One of the most common questions regarding LinkedIn concerns invites. What is the etiquette for invites? Do you reach out to anyone and everyone, or only to those you know?
Everyone is on LinkedIn these days. With over 500 million professionals using the platform, there is virtually no limit to the vast networking opportunities that are available. For remote workers, LinkedIn continues to dominate as one of the best available resources for establishing broad industry connections and scouting for positions of interest.
It’s no wonder then that many career-minded professionals like you want to learn how to navigate the network in the best possible way.
And if you do reach out to people you’ve never met, how do you ensure your invitation is accepted? As a remote worker, you’ll likely be doing this more often than the average job seeker.
You’ve probably heard that networking is an art, not a science. And networking on-line is really no different. There are no hard and fast rules. However, there are guidelines that can help position you for success.
Here are 5 things to keep in mind so you avoid looking foolish when you request to connect with someone on LinkedIn:
1. Make sure your profile is complete
When you go to your profile on LinkedIn, you can sometimes see a message at the top letting you know that your profile can be strengthened. When you have not filled out significant portions of your profile, you will be warned that your profile is incomplete.
Do not ignore this message. There is a reason why LinkedIn is highlighting this fact. Individuals who have taken the time to complete their profiles have vastly better chances of being discovered by recruiters and other professionals, as their profile gets moved to the top of the search results.
On the flip side, when you search and try to connect with others, your complete profile will tell a better story to whomever you are trying to connect with. The more information you choose to share, the better your chances of finding a match and a connection that is mutually beneficial, and for your invite to be accepted.
And if your heart is set on remote work, don’t forget to include that in your profile. Those who work remotely are typically independent self-motivated individuals who are accustomed to an ever changing landscape of work – all qualities that are attractive to recruiters, employers and other potential connections.
2. Seek out active users
Many people use LinkedIn only when job hunting. Some have vast networks that they tap only when needed, others have barely any connections. But it is those who take the time to invest in LinkedIn on a more regular basis that establish the most organic relationships on the network.
When you look to add connections, seek out those that fall into the second category. Even when you have a tenuous connection (perhaps you work in the same industry but don’t know anyone in common), you’ll have a better chance of a positive response as this person has already shown that they care about broadening their network and are proactive about maintaining it. Perhaps it’s through publishing weekly articles, or commenting on others’ posts and sharing relevant links.
Whatever their degree of participation, they are engaged, and therefore are likely to engage with you.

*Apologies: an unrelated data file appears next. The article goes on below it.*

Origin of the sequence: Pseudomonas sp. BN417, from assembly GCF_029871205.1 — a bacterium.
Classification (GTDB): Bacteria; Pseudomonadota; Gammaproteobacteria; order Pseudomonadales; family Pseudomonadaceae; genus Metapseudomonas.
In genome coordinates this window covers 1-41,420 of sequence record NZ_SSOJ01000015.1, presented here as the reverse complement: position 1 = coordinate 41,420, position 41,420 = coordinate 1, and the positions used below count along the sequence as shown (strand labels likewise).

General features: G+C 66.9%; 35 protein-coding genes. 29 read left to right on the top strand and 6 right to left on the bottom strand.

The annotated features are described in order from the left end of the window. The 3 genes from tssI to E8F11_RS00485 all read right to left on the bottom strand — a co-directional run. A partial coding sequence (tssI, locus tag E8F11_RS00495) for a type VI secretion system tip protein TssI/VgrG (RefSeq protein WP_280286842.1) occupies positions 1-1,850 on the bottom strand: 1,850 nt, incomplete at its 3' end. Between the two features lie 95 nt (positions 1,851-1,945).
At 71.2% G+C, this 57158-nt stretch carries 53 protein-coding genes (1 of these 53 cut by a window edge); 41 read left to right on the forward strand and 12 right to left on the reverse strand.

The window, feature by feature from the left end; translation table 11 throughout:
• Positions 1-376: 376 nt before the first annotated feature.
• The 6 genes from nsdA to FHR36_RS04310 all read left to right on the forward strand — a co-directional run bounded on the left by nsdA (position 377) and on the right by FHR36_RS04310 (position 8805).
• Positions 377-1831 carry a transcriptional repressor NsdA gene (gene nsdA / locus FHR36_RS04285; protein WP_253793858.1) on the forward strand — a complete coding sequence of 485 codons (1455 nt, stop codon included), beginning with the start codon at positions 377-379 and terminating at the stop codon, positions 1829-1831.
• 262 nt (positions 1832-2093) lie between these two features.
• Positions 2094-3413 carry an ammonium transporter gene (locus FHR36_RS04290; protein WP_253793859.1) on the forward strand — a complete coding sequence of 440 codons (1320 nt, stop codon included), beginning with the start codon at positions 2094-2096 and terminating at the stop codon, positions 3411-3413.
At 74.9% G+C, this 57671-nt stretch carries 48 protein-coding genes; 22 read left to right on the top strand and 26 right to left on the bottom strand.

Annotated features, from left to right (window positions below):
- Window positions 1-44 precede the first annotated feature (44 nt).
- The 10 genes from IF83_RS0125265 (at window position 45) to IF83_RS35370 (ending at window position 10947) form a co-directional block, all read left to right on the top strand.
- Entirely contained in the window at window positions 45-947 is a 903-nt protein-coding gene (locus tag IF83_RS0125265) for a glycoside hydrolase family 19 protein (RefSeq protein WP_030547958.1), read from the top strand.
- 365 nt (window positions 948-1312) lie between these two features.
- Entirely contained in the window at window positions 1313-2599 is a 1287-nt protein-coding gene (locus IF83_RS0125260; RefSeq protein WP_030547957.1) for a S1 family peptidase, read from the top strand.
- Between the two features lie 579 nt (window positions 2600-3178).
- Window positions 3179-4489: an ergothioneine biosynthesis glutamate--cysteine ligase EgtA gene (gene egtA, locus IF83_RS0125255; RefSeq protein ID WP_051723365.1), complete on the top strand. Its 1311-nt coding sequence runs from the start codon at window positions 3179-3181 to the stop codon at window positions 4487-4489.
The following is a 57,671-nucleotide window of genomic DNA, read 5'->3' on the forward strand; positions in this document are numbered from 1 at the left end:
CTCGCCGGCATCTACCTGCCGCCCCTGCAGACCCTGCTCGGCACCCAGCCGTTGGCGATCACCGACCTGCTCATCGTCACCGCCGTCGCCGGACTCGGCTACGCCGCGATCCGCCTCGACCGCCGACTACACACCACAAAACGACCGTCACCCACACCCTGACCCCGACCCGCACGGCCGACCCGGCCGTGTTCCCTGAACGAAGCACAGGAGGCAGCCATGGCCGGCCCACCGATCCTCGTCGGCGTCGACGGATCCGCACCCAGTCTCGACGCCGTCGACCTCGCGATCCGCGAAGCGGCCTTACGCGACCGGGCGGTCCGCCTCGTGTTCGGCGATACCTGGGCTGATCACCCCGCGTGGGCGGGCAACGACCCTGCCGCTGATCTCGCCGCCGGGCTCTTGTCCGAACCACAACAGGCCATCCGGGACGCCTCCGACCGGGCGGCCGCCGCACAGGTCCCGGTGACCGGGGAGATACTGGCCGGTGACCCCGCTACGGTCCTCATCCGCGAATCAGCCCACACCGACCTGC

3. Make it personal
You’ve heard this advice over and over, but it doesn’t hurt repeating. If you are going to request a connection with someone you don’t know, don’t send a generic invite. Even a couple of lines that reference why you are interested in this person’s work can make a difference. Taking a few minutes to draft a short note communicates interest, and who doesn’t like it when others are interested in them?
Something as simple as “Hi John, I am a fellow marketer and blogger, and work for XYZ company. I’ve read the article you published last week and really agree with your take on ___. I’d love to keep in touch”, is all that is necessary. Sure, not every top contributor will accept, and you will likely have a few invites go unanswered, but you will reach your most receptive audience over time.
4. No selling!
Have an amazing product or service you have to offer? Great! Just don’t do it when first reaching out to connect. Nothing is more off-putting as someone trying to sell you something when introductions have barely been made. That’s the best way to ensure your invite will be ignored and you walk away empty handed. First rule of thumb when connecting is always to make it about them, not you!
5. Proofread before you click Send
I know you are in a rush, we all are. So much to do, so little time. We are all constantly multitasking, fielding phone calls, connecting, writing, often all at the same time. You have to do what you have to do, just don’t be that person that doesn’t proofread their LinkedIn messages before clicking send!
Nothing makes a worse impression (other than perhaps pushing a sale) than having poor grammar, misspelling someone’s name or littering your invite with one too many exclamation points.
Made an embarrassing mistake by accident? Don’t overthink it. Just send another note with a quick apology and corrected text. I promise, you won’t be judged too harshly. It might even score you some winning points.
So, are you ready to grow your network?
Putting your best foot forward when sending invites is just the tip of the iceberg, but do it right and you will be a LinkedIn networking wiz in no time!
About the Author
Natasha Kosoff is a certified career coach dedicated to helping others build fulfilling careers aligned with their true passions and strengths. She believes that all of us have unique skills and talents and the power to create and live our best professional lives.